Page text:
Carrier deal part of growing trend of corporate tax giveaways

President-elect Donald Trump on Thursday traveled to Indiana to announce a deal to keep about 1,000 furnace manufacturing jobs in the state.
The deal would not have been possible without Vice President-elect Mike PenceMichael (Mike) Richard PenceTrump spokesman says defeating Cheney a top priority GOP is consumed by Trump conspiracy theories McConnell amid Trump criticism: 'I'm looking forward, not backward' MORE, the state’s outgoing governor, and it resolves just one skirmish in an increasingly heated war between states for jobs in a competitive industrial marketplace.
Across the nation, state and local governments spend massive amounts of money every year trying to win over companies. Sometimes, experts say, states reach high-profile deals that cost governments more in the long run than they benefit.
In Indiana, officials agreed to hand $7 million in tax breaks to Carrier’s parent company, United Technologies, over the next 10 years in exchange for keeping a furnace plant open in Indianapolis. Company officials had planned to move about 800 jobs to Mexico. 
Another 300 jobs in the company’s research and headquarters arms, which were not scheduled to go to Mexico, will stay in Indianapolis, according to details of the plan first reported by The Wall Street Journal.
Such a giveaway is a drop in the bucket in the fierce competition for jobs. 
“In any other state, a $7 million incentives package is otherwise known as 'not news,' ” said Scott Drenkard, director of state projects at the Tax Foundation. “The state side of this is relatively small compared to some other deals that have gotten scrutiny.”
Among those other deals to attract new businesses, or to keep current jobs, states like Nevada, New York and Oregon have given billions in tax breaks and incentives to companies like Tesla, Alcoa and Nike.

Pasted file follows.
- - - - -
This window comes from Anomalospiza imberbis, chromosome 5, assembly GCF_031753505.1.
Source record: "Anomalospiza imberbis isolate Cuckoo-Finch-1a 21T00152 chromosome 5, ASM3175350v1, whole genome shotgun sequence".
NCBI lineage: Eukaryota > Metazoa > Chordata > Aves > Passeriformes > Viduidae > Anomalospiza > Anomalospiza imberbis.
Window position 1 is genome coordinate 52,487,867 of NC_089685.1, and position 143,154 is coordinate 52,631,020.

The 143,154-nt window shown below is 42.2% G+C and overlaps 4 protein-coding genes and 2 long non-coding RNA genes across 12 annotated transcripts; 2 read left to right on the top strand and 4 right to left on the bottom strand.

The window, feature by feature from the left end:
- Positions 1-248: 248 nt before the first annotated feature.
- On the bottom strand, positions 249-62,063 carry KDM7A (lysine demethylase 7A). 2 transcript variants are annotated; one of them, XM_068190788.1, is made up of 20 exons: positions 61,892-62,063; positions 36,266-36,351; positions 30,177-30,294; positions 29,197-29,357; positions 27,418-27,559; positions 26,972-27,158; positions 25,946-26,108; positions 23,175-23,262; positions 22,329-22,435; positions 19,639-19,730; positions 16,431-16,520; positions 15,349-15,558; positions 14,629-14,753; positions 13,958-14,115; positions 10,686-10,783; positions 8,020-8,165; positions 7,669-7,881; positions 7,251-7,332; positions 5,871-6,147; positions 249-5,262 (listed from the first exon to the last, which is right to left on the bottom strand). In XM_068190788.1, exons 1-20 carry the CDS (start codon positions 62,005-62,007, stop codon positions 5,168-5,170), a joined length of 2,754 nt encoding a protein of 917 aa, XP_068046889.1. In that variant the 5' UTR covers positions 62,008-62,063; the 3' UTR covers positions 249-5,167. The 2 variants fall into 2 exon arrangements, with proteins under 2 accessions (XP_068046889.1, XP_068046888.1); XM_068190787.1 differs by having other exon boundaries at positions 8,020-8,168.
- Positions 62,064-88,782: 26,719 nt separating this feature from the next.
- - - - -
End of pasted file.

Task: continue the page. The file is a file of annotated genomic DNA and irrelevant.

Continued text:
In 2013, Washington State extended a tax and transportation package valued at $8.7 billion — the largest such deal in the nation’s history — to entice Boeing to keep an assembly line building its 777X widebody aircraft in the Puget Sound area. Earlier this week, the World Trade Organization said a part of that deal violated international trade law.
States “attempt to retain employers by offering retention packages. That’s an ancient story,” said Greg LeRoy, head of Good Jobs First, which tracks such incentives and subsidies. 
LeRoy’s group has tracked more than $70 billion in mega-deals — incentive packages worth more than $75 million, ten times the size of the agreement reached with Carrier — over the last three decades.
Governors from across the nation, and across the political spectrum, openly woo companies in other states. 
Former Texas Gov. Rick Perry (R) angered Democratic governors in states like Connecticut, Delaware and Illinois by running radio advertisements touting Texas’s relatively lower tax rate. 
Former Virginia Gov. Bob McDonnell (R) spent his four years in office trying to poach businesses from higher-tax states like neighboring Maryland.
“Job incentives help open doors and close deals, ensuring that Texas gets executive-level attention from job creators and messages that businesses are welcome here,” said Ray Sullivan, Perry’s former chief of staff.